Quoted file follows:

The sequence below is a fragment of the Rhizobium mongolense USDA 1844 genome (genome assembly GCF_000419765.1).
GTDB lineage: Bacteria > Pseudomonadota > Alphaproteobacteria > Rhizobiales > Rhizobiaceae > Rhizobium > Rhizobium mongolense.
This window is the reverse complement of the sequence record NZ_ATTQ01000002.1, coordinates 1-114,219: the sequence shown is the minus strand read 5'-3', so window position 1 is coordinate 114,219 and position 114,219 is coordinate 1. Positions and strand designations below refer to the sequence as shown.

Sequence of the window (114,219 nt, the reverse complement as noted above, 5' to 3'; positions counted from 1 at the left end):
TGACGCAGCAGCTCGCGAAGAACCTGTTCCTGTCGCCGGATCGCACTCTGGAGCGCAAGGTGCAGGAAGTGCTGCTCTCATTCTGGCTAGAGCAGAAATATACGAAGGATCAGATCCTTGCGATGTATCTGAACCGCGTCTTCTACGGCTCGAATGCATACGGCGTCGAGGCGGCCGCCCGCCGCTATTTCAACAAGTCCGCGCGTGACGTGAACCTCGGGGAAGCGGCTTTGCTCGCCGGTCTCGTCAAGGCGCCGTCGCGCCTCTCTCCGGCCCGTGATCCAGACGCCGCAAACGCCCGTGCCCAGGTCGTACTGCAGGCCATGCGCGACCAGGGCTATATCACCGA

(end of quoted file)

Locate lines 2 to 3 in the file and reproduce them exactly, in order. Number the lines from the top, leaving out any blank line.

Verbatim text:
GTDB lineage: Bacteria > Pseudomonadota > Alphaproteobacteria > Rhizobiales > Rhizobiaceae > Rhizobium > Rhizobium mongolense.
This window is the reverse complement of the sequence record NZ_ATTQ01000002.1, coordinates 1-114,219: the sequence shown is the minus strand read 5'-3', so window position 1 is coordinate 114,219 and position 114,219 is coordinate 1. Positions and strand designations below refer to the sequence as shown.